The Electromagnetic Spectrum

The Electromagnetic Spectrum:

  • Electromagnetic waves are oscillations of electric and magnetic fields, which travel through space carrying energy from one place to another.
  • They are classified as transverse waves and can travel through a vacuum at a speed of approximately 300,000 km/s, often referred to as the speed of light.
  • The electromagnetic spectrum encompasses all different types of electromagnetic waves, having various levels of frequency and wavelength.
  • High frequency waves have short wavelengths and high energy levels, while low frequency waves have long wavelengths and lower energy levels.
  • The spectrum can be divided from low to high frequency into: Radio Waves, Microwaves, Infrared, Visible Light, Ultraviolet, X-rays and Gamma Rays.
  • Radio Waves: These are used in broadcasting radio and television signals. They have the lowest energy, longest wavelengths and lowest frequencies of all electromagnetic waves.
  • Microwaves: Used for satellite communications, mobile phones, radars and cooking food. They have slightly higher energy, frequency, and shorter wavelengths than radio waves.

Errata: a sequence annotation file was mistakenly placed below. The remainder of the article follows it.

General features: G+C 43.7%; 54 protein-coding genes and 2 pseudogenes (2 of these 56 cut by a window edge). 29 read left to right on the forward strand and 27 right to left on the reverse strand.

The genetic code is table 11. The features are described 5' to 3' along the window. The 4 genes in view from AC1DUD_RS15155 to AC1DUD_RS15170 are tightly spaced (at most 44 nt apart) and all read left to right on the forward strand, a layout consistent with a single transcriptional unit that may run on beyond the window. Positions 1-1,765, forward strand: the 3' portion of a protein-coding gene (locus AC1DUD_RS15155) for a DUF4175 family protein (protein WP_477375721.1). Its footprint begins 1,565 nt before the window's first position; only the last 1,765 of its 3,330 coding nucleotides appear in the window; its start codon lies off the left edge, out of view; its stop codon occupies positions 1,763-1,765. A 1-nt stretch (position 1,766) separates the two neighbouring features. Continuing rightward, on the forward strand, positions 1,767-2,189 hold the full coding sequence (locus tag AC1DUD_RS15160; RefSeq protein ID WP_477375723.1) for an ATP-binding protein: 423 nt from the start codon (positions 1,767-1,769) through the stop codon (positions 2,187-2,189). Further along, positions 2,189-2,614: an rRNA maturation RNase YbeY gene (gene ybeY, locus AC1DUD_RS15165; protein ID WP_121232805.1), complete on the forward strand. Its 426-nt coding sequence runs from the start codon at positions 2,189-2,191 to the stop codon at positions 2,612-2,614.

• Infrared: This range is used for thermal imaging, remote controls and fibre optic communications. Infrared waves have greater energy, frequency, and shorter wavelength than microwaves.
  • Visible Light: This is the only part of the spectrum human eyes can detect and is used for sight, photography, and illumination.
  • Ultraviolet: These waves are used in tanning beds, sterilisation of medical tools and validation of bank notes. They have higher energy and frequency, and shorter wavelength than visible light.
  • X-rays: Utilised for medical imaging and security screening. They have even higher energy, frequency and shorter wavelength than ultraviolet waves.
  • Gamma Rays: Produced in nuclear reactions, they have the highest energy, highest frequency and shortest wavelength on the spectrum. They are used in cancer treatment, sterilisation of medical supplies and food.
  • Different wavelengths are absorbed, transmitted, and reflected by different surfaces in different ways. For example, black surfaces absorb all wavelengths and white surfaces reflect all wavelengths.
  • The ionising radiation portion of the spectrum (UV, X-rays, Gamma rays) can cause harm to living tissues and can be dangerous. Safety precautions must be taken when using these higher energy waves.